Understanding NTFS file system

by Kush Wadhwa, NII Consulting

In this article I will cover the basic concepts of NTFS file system. In NTFS (New Technologies File System) all important data like the basic file system administrative data are stored in a file and these files can be stored anywhere in a particular volume. These files don’t have reserved space as other file systems (FAT) have. Only thing which is consistent in NTFS is that the first sector of disk volume contains the boot sector and boot code.

Another important concept to be considered while understanding NTFS file system is MFT. Master File Table (MFT) is important to understand because it contains information about files and directories present on NTFS volume. Each file/directory will take defined space of 1 KB in the MFT. This 1 KB will contain lot of information like for MFT entry header, file’s name and file’s content. The first 42 bytes contains 12 fields. Remaining bytes are unstructured and can be filled with different attributes. Microsoft reserves first 16 MFT entries for file system metadata files.These 16 MFT entries are explained below.

0 $MFT The entry for the MFT itself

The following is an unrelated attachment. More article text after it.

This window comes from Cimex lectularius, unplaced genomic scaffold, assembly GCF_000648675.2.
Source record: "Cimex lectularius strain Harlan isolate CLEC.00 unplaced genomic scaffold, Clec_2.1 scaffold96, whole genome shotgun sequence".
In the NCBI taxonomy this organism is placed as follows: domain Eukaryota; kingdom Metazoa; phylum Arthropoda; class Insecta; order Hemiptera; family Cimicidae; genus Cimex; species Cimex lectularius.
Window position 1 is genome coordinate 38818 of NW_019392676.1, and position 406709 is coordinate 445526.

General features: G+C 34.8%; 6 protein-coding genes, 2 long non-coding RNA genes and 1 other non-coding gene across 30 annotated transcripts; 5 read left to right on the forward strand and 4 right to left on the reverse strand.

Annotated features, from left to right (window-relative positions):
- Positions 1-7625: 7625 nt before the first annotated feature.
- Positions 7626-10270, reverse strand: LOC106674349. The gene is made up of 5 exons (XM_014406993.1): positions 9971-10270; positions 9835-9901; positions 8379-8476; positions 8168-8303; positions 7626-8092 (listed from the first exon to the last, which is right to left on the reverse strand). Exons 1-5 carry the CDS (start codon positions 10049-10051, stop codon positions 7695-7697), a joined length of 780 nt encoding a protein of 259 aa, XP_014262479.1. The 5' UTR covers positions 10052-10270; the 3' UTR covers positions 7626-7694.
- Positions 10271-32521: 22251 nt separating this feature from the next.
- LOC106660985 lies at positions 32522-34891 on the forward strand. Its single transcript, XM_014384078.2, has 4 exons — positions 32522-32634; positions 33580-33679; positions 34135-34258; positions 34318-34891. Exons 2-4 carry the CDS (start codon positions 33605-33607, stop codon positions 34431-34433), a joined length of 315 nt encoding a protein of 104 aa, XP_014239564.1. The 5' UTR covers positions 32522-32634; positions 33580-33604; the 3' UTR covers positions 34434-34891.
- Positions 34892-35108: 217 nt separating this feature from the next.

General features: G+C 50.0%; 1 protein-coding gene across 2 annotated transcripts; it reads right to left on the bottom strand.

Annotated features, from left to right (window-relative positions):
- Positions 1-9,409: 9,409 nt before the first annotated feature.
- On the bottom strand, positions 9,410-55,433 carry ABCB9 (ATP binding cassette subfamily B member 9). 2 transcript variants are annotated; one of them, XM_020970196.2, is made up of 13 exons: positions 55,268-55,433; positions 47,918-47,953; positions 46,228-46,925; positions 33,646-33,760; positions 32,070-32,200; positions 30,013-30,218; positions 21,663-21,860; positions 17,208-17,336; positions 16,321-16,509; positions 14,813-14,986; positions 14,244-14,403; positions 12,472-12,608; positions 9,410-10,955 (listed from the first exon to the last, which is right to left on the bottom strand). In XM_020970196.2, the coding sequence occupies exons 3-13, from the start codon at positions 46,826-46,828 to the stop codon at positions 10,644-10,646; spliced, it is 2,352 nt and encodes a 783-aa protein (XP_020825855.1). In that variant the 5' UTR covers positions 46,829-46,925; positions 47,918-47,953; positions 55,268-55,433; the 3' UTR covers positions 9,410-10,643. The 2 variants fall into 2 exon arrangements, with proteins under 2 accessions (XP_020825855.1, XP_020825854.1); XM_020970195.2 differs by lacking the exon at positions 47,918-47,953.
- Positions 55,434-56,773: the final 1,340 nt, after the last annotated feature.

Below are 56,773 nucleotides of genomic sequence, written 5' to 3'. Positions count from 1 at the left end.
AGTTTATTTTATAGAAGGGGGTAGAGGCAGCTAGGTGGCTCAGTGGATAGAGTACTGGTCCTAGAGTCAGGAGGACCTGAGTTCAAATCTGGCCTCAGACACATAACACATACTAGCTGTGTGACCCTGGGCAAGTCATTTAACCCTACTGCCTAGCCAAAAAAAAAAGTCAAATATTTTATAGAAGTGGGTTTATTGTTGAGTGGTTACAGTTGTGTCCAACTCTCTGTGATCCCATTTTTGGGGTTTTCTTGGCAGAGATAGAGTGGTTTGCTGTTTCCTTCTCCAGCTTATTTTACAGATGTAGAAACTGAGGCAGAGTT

1 $MFTMirr Contains a backup of $MFT

2 $Logfile Information about metadata transaction

3 $Volume Volume information – for label

4 $AttrDef Attribute information such as size, identifier name

5 . Contains root directory of file system (Root directory is the name of file and its linked with the file content).

6 $BITMAP Information of allocation of each cluster on file system.

7 $BOOT Contains boot sector and boot code of file system.

8 $BadClust Contains bad clusters for the volume.

9 $Secure Information about security and access control for the files.

10 $Upcase Converts lowercase characters to matching Unicode uppercase characters.

11 $Extend Used for various optional extensions such as quotas, reparse point data, and object identifiers
12-15 reserved for future use.

To understand NTFS more in detail open up your NTFS drive in hex editor. I use Winhex as it is a very flexible tool. By using this tool we can directly jump to the MFT entries and can move further to see all the entries which are mentioned above.

In case your MFT entry is corrupted then the mirror of MFT i.e $MFTMirr is used. We can retrieve deleted files using the hex editor if we have enough knowledge of the location of file. We will discuss more on NTFS in coming articles. Till then happy experimenting


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